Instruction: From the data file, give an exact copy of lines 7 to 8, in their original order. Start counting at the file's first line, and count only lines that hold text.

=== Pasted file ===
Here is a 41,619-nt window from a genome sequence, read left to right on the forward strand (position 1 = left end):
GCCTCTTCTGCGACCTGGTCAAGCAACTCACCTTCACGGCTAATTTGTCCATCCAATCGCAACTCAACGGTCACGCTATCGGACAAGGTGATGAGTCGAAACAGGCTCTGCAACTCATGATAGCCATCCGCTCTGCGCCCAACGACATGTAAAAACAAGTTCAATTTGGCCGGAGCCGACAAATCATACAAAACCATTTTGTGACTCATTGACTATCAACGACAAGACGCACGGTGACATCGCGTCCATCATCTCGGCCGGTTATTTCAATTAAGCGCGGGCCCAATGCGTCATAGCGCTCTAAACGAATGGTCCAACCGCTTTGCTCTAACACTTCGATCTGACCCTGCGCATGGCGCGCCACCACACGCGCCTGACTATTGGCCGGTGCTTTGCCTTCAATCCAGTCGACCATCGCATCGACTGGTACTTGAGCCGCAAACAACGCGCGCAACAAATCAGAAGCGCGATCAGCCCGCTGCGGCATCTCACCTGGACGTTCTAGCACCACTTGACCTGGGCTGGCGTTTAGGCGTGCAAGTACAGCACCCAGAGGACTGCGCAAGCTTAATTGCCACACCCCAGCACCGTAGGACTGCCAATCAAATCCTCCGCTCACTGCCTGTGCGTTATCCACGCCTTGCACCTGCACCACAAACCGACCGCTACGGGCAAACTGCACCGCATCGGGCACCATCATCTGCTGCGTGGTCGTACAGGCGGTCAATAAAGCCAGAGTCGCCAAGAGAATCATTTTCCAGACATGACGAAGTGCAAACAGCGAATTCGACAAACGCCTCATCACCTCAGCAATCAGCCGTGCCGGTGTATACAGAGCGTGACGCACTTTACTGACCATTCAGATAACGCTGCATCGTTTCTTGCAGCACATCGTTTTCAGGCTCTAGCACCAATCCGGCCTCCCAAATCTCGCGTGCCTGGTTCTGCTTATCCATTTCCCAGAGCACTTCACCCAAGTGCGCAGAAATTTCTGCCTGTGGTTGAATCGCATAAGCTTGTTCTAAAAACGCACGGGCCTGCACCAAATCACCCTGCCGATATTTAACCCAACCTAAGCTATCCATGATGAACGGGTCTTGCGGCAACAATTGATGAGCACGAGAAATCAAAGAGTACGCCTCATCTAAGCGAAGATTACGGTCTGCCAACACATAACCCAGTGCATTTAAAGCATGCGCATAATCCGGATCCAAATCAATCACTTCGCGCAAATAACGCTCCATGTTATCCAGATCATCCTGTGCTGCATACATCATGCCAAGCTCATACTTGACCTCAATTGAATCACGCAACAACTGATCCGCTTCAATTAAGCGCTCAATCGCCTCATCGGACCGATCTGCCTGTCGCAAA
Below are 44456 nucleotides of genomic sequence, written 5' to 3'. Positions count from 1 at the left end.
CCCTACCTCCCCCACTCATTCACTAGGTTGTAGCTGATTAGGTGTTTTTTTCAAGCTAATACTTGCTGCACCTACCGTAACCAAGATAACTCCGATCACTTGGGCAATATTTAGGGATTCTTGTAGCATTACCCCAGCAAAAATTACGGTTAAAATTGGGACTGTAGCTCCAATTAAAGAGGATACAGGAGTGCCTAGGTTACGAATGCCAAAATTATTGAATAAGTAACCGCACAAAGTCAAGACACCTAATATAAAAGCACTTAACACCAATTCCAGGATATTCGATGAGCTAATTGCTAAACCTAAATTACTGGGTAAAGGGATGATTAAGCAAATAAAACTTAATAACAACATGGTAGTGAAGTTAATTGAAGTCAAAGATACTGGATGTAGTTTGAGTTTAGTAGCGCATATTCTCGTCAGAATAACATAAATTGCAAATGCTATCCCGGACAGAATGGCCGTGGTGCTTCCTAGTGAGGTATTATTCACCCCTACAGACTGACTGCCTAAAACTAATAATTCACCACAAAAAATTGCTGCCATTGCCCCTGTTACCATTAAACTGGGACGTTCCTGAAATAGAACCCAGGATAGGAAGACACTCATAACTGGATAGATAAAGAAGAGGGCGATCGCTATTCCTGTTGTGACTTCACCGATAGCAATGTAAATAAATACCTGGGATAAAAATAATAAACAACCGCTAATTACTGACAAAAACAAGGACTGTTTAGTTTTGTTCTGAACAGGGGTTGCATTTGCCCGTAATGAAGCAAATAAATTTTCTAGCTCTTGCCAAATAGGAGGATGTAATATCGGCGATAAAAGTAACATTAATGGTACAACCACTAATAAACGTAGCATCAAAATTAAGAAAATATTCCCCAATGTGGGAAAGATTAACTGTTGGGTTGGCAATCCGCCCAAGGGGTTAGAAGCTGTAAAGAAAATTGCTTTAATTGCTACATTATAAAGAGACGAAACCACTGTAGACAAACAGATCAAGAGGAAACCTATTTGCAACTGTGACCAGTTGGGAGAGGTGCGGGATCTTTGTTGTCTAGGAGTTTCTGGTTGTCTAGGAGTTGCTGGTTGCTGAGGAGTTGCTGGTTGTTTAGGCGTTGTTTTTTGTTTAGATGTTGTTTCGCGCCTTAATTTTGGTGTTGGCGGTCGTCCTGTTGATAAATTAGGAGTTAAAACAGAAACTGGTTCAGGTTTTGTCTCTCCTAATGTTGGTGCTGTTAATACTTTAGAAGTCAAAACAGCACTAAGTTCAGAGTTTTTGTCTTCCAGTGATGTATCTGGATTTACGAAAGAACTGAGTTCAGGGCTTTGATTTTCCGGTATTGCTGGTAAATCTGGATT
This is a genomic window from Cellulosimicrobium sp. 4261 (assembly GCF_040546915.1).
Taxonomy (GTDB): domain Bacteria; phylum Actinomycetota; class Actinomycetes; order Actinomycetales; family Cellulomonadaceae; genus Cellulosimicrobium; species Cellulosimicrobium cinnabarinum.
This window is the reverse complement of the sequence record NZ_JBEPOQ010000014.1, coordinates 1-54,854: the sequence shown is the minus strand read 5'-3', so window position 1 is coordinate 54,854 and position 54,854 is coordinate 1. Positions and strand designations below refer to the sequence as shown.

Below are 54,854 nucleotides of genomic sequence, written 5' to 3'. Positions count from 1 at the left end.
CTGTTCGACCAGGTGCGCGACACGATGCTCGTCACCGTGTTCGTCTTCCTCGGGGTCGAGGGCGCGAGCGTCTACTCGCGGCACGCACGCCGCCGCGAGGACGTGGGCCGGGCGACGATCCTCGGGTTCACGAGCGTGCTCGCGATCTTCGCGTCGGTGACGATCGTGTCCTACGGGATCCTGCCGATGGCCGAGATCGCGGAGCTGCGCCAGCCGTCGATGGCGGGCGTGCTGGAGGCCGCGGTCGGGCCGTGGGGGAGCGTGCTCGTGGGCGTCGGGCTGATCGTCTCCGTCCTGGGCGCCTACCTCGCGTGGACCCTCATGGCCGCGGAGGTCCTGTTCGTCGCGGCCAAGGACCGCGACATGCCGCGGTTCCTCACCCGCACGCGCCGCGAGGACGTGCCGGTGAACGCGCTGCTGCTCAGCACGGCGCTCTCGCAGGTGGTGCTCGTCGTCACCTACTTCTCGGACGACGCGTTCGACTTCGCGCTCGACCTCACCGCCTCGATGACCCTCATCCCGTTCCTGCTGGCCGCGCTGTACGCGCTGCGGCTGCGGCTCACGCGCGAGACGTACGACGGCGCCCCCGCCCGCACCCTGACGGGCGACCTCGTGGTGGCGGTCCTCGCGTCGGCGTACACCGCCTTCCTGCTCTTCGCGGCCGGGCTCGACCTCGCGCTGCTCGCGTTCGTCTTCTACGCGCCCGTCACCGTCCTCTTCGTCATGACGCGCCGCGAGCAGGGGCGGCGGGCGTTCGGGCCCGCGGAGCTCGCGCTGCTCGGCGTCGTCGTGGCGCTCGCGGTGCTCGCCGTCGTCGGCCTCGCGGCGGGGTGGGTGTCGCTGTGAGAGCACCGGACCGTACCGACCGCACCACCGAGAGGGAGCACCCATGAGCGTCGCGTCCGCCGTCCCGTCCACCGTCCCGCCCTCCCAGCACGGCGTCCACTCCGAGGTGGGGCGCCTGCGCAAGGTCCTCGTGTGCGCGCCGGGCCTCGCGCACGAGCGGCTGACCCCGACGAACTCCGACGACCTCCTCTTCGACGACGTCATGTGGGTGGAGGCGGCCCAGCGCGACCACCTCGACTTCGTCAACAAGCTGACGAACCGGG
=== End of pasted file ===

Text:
This window is the reverse complement of the sequence record NZ_JBEPOQ010000014.1, coordinates 1-54,854: the sequence shown is the minus strand read 5'-3', so window position 1 is coordinate 54,854 and position 54,854 is coordinate 1. Positions and strand designations below refer to the sequence as shown.

Below are 54,854 nucleotides of genomic sequence, written 5' to 3'. Positions count from 1 at the left end.